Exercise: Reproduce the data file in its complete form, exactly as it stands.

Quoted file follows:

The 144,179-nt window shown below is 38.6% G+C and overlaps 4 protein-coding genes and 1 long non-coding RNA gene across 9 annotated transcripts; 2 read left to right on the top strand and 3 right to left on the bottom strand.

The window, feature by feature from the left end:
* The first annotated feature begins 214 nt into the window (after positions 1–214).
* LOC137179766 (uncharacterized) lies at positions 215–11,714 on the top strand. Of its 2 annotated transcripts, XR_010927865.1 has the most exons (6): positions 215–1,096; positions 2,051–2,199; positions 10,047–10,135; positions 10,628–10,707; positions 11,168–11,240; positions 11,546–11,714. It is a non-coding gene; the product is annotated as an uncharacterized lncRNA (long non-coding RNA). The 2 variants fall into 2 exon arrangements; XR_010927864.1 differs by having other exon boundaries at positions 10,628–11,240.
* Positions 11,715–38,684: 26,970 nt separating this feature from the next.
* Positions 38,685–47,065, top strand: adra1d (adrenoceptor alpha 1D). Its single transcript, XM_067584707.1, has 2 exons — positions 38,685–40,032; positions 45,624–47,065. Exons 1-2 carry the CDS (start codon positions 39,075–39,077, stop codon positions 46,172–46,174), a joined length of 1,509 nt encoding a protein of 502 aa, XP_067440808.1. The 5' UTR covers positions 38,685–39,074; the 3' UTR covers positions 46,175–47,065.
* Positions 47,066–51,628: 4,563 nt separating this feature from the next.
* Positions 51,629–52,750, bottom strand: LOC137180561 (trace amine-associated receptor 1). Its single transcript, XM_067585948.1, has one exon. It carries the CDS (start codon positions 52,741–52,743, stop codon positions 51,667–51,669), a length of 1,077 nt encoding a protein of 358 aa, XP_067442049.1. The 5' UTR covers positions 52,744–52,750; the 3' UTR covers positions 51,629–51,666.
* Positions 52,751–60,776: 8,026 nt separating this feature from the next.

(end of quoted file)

The 144,179-nt window shown below is 38.6% G+C and overlaps 4 protein-coding genes and 1 long non-coding RNA gene across 9 annotated transcripts; 2 read left to right on the top strand and 3 right to left on the bottom strand.

The window, feature by feature from the left end:
* The first annotated feature begins 214 nt into the window (after positions 1–214).
* LOC137179766 (uncharacterized) lies at positions 215–11,714 on the top strand. Of its 2 annotated transcripts, XR_010927865.1 has the most exons (6): positions 215–1,096; positions 2,051–2,199; positions 10,047–10,135; positions 10,628–10,707; positions 11,168–11,240; positions 11,546–11,714. It is a non-coding gene; the product is annotated as an uncharacterized lncRNA (long non-coding RNA). The 2 variants fall into 2 exon arrangements; XR_010927864.1 differs by having other exon boundaries at positions 10,628–11,240.
* Positions 11,715–38,684: 26,970 nt separating this feature from the next.
* Positions 38,685–47,065, top strand: adra1d (adrenoceptor alpha 1D). Its single transcript, XM_067584707.1, has 2 exons — positions 38,685–40,032; positions 45,624–47,065. Exons 1-2 carry the CDS (start codon positions 39,075–39,077, stop codon positions 46,172–46,174), a joined length of 1,509 nt encoding a protein of 502 aa, XP_067440808.1. The 5' UTR covers positions 38,685–39,074; the 3' UTR covers positions 46,175–47,065.
* Positions 47,066–51,628: 4,563 nt separating this feature from the next.
* Positions 51,629–52,750, bottom strand: LOC137180561 (trace amine-associated receptor 1). Its single transcript, XM_067585948.1, has one exon. It carries the CDS (start codon positions 52,741–52,743, stop codon positions 51,667–51,669), a length of 1,077 nt encoding a protein of 358 aa, XP_067442049.1. The 5' UTR covers positions 52,744–52,750; the 3' UTR covers positions 51,629–51,666.
* Positions 52,751–60,776: 8,026 nt separating this feature from the next.